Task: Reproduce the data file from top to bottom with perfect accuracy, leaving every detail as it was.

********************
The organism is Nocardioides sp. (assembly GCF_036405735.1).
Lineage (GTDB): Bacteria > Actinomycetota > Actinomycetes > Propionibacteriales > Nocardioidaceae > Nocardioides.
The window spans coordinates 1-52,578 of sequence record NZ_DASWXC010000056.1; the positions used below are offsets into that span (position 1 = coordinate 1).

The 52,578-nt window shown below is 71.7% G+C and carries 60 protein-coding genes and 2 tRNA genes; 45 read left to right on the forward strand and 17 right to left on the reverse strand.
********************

The organism is Nocardioides sp. (assembly GCF_036405735.1).
Lineage (GTDB): Bacteria > Actinomycetota > Actinomycetes > Propionibacteriales > Nocardioidaceae > Nocardioides.
The window spans coordinates 1-52,578 of sequence record NZ_DASWXC010000056.1; the positions used below are offsets into that span (position 1 = coordinate 1).

The 52,578-nt window shown below is 71.7% G+C and carries 60 protein-coding genes and 2 tRNA genes; 45 read left to right on the forward strand and 17 right to left on the reverse strand.